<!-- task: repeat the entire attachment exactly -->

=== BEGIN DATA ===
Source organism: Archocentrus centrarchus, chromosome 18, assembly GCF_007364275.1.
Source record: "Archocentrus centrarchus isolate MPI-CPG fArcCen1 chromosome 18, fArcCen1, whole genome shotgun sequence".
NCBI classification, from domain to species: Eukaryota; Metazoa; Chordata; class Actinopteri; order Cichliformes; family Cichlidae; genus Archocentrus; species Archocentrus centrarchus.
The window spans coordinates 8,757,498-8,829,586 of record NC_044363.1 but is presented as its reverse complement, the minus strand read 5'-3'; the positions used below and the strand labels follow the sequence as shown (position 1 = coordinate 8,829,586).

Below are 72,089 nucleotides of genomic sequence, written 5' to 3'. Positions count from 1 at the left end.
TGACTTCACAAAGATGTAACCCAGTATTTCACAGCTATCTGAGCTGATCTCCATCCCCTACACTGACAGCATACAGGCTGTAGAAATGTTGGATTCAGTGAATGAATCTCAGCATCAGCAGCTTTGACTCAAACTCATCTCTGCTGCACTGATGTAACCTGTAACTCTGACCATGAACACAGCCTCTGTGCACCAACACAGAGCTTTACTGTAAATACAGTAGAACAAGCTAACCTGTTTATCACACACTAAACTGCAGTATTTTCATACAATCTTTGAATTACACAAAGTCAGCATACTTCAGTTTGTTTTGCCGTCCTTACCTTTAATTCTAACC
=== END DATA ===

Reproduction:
Source organism: Archocentrus centrarchus, chromosome 18, assembly GCF_007364275.1.
Source record: "Archocentrus centrarchus isolate MPI-CPG fArcCen1 chromosome 18, fArcCen1, whole genome shotgun sequence".
NCBI classification, from domain to species: Eukaryota; Metazoa; Chordata; class Actinopteri; order Cichliformes; family Cichlidae; genus Archocentrus; species Archocentrus centrarchus.
The window spans coordinates 8,757,498-8,829,586 of record NC_044363.1 but is presented as its reverse complement, the minus strand read 5'-3'; the positions used below and the strand labels follow the sequence as shown (position 1 = coordinate 8,829,586).

Below are 72,089 nucleotides of genomic sequence, written 5' to 3'. Positions count from 1 at the left end.
TGACTTCACAAAGATGTAACCCAGTATTTCACAGCTATCTGAGCTGATCTCCATCCCCTACACTGACAGCATACAGGCTGTAGAAATGTTGGATTCAGTGAATGAATCTCAGCATCAGCAGCTTTGACTCAAACTCATCTCTGCTGCACTGATGTAACCTGTAACTCTGACCATGAACACAGCCTCTGTGCACCAACACAGAGCTTTACTGTAAATACAGTAGAACAAGCTAACCTGTTTATCACACACTAAACTGCAGTATTTTCATACAATCTTTGAATTACACAAAGTCAGCATACTTCAGTTTGTTTTGCCGTCCTTACCTTTAATTCTAACC